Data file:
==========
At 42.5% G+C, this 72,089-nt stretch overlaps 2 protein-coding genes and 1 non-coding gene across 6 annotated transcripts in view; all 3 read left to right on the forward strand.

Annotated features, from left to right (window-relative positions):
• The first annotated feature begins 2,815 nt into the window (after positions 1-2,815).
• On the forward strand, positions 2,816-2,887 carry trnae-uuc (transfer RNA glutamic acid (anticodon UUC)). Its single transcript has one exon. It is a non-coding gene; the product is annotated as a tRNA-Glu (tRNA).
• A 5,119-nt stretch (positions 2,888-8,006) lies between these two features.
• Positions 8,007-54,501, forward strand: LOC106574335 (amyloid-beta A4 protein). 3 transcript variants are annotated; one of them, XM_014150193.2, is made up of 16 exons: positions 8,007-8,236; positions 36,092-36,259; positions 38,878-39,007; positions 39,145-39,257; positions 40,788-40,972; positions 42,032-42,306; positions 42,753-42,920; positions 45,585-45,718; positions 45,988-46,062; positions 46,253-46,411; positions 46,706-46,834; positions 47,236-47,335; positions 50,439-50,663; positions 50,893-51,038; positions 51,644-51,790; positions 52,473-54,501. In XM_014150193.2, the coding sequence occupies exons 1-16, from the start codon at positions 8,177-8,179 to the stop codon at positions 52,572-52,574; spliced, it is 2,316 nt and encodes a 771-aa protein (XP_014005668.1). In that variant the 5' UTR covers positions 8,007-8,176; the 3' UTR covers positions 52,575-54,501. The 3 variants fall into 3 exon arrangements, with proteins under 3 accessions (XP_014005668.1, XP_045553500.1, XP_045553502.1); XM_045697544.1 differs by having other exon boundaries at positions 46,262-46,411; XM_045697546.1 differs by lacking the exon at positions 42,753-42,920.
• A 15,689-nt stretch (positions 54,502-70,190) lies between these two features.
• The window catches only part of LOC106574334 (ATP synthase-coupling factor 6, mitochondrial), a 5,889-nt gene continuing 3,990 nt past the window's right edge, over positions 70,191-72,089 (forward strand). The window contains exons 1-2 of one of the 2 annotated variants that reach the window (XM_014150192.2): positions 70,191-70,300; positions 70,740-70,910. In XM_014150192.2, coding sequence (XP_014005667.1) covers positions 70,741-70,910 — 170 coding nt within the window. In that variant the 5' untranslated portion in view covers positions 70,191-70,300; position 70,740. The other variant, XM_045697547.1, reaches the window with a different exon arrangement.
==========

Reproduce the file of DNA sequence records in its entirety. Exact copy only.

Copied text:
At 42.5% G+C, this 72,089-nt stretch overlaps 2 protein-coding genes and 1 non-coding gene across 6 annotated transcripts in view; all 3 read left to right on the forward strand.

Annotated features, from left to right (window-relative positions):
• The first annotated feature begins 2,815 nt into the window (after positions 1-2,815).
• On the forward strand, positions 2,816-2,887 carry trnae-uuc (transfer RNA glutamic acid (anticodon UUC)). Its single transcript has one exon. It is a non-coding gene; the product is annotated as a tRNA-Glu (tRNA).
• A 5,119-nt stretch (positions 2,888-8,006) lies between these two features.
• Positions 8,007-54,501, forward strand: LOC106574335 (amyloid-beta A4 protein). 3 transcript variants are annotated; one of them, XM_014150193.2, is made up of 16 exons: positions 8,007-8,236; positions 36,092-36,259; positions 38,878-39,007; positions 39,145-39,257; positions 40,788-40,972; positions 42,032-42,306; positions 42,753-42,920; positions 45,585-45,718; positions 45,988-46,062; positions 46,253-46,411; positions 46,706-46,834; positions 47,236-47,335; positions 50,439-50,663; positions 50,893-51,038; positions 51,644-51,790; positions 52,473-54,501. In XM_014150193.2, the coding sequence occupies exons 1-16, from the start codon at positions 8,177-8,179 to the stop codon at positions 52,572-52,574; spliced, it is 2,316 nt and encodes a 771-aa protein (XP_014005668.1). In that variant the 5' UTR covers positions 8,007-8,176; the 3' UTR covers positions 52,575-54,501. The 3 variants fall into 3 exon arrangements, with proteins under 3 accessions (XP_014005668.1, XP_045553500.1, XP_045553502.1); XM_045697544.1 differs by having other exon boundaries at positions 46,262-46,411; XM_045697546.1 differs by lacking the exon at positions 42,753-42,920.
• A 15,689-nt stretch (positions 54,502-70,190) lies between these two features.
• The window catches only part of LOC106574334 (ATP synthase-coupling factor 6, mitochondrial), a 5,889-nt gene continuing 3,990 nt past the window's right edge, over positions 70,191-72,089 (forward strand). The window contains exons 1-2 of one of the 2 annotated variants that reach the window (XM_014150192.2): positions 70,191-70,300; positions 70,740-70,910. In XM_014150192.2, coding sequence (XP_014005667.1) covers positions 70,741-70,910 — 170 coding nt within the window. In that variant the 5' untranslated portion in view covers positions 70,191-70,300; position 70,740. The other variant, XM_045697547.1, reaches the window with a different exon arrangement.